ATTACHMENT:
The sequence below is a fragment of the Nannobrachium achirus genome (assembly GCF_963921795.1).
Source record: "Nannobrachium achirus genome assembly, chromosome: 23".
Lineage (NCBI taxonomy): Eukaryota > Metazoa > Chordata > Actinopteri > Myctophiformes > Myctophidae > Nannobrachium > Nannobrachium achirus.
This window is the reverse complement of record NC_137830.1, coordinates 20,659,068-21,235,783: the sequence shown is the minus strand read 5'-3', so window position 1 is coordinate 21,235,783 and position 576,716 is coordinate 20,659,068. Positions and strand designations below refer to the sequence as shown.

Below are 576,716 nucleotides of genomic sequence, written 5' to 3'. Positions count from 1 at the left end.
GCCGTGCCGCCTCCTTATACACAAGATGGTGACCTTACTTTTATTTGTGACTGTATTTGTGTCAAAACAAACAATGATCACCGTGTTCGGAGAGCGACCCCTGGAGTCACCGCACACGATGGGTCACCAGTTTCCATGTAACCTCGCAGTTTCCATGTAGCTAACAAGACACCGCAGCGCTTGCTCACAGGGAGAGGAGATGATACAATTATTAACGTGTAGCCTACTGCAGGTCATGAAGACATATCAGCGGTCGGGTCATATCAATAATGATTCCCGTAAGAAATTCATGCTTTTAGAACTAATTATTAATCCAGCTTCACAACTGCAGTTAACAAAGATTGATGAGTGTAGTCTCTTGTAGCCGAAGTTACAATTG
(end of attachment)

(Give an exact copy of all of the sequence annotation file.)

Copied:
The sequence below is a fragment of the Nannobrachium achirus genome (assembly GCF_963921795.1).
Source record: "Nannobrachium achirus genome assembly, chromosome: 23".
Lineage (NCBI taxonomy): Eukaryota > Metazoa > Chordata > Actinopteri > Myctophiformes > Myctophidae > Nannobrachium > Nannobrachium achirus.
This window is the reverse complement of record NC_137830.1, coordinates 20,659,068-21,235,783: the sequence shown is the minus strand read 5'-3', so window position 1 is coordinate 21,235,783 and position 576,716 is coordinate 20,659,068. Positions and strand designations below refer to the sequence as shown.

Below are 576,716 nucleotides of genomic sequence, written 5' to 3'. Positions count from 1 at the left end.
GCCGTGCCGCCTCCTTATACACAAGATGGTGACCTTACTTTTATTTGTGACTGTATTTGTGTCAAAACAAACAATGATCACCGTGTTCGGAGAGCGACCCCTGGAGTCACCGCACACGATGGGTCACCAGTTTCCATGTAACCTCGCAGTTTCCATGTAGCTAACAAGACACCGCAGCGCTTGCTCACAGGGAGAGGAGATGATACAATTATTAACGTGTAGCCTACTGCAGGTCATGAAGACATATCAGCGGTCGGGTCATATCAATAATGATTCCCGTAAGAAATTCATGCTTTTAGAACTAATTATTAATCCAGCTTCACAACTGCAGTTAACAAAGATTGATGAGTGTAGTCTCTTGTAGCCGAAGTTACAATTG